“I want to make a statement,” says the son of Provence, 45, whose restaurant launched with a French American repertoire and “medium” plates. “We’re still here, and we’re doing something no one else is doing in town.”
Oui, chef. In a grab for attention in a crowded market, Maupillier recently served wild hare from Scotland, about as labor-intensive a dish as anywhere considering the game meat is filleted and deboned, with parts turned into sausage and parts turned into a roulade containing said sausage, then braised in cognac, red wine and hare stock — a three-day process. The dish, draped in a sauce made black and intense with chocolate and blood, was offered for $48 but should have been priced $20 more, considering the ingredients and effort, says the chef, who paired the entree with broad housemade noodles topped with shaved black truffles.
The hare, served throughout December, was notable for both its Old World richness and words of warning on the menu: “May contain buckshot.”
I loved the dish, and not simply because it was different. Kudos to a chef who’s willing to take risks amid restaurant headlines that seem to get more dire by the week and who’s digging deep into his arsenal to attract an audience. Convivial deserves to be busier than it is — Maupillier, a disciple of the late Michel Richard of Citronelle fame, is one of the region’s best chefs — but forces other than the pandemic aren’t helping. When I dropped by the Shaw draw for takeout earlier this month, boards covered a couple windows that had been shot out on New Year’s Eve — hardly the first impression restaurants want to make.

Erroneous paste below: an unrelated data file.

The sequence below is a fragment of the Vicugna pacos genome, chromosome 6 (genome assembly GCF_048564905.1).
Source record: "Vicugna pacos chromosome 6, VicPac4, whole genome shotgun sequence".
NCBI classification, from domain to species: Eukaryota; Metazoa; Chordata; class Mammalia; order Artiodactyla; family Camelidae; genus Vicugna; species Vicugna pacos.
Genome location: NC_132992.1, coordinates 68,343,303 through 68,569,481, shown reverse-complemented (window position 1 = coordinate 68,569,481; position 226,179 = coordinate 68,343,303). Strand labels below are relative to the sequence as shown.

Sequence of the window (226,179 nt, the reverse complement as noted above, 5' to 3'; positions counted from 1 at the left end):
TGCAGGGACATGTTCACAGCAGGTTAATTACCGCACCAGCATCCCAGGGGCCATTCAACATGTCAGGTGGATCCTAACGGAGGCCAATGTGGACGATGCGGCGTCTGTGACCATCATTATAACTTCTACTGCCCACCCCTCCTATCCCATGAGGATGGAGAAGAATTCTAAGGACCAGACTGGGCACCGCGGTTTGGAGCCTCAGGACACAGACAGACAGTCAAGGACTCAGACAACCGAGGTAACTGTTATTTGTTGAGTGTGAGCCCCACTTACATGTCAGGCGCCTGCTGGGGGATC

Inside is a different story. Winter is addressed with hot libations that make me wonder why more restaurants aren’t offering mulled wine and grog Americaine, butter-washed rum, cognac, Cointreau and lemon: drinks as long johns. Warm bread and soft butter open dinner, and how nice to hear the bread crackle at the touch.
Then the appetizers start coming and you congratulate yourself for having made the decision to dine here. Sliced raw bluefin tuna is a blushing pink canvas for a neat hedge of minced green beans, tomatoes and olives. As you’re eating the artwork, ignited with capers and anchovies, you understand why the chef applied “Nicoise” to the carpaccio. A hanger-on from Convivial’s early days, steamed diced leeks arrive beneath a white-and-yellow carpet of grated cooked egg, Barbie-size croutons and micro-mustard greens. The sweetness of the leeks is balanced by the punch of Dijon vinaigrette in the memorable salad.
One of the reasons we go to restaurants is to eat food we wouldn’t make for ourselves — say, crayfish quenelles, another example of how Maupillier, whose teammates include his wife, Dawn, 38, and chef de cuisine Aaron Daniels, also 38, is looking back at the bistro classics. The quenelle, an ivory round of delicate custard formed from fish and cream, dares you not to take its photo. Bright orange trout roe shimmers from a dimple in the quenelle, which rises from a burnt-orange moat of lobster bisque dotted with buttery sauteed crayfish. For something that originated as peasant food, a way to use leftovers, the dish is surprisingly elegant.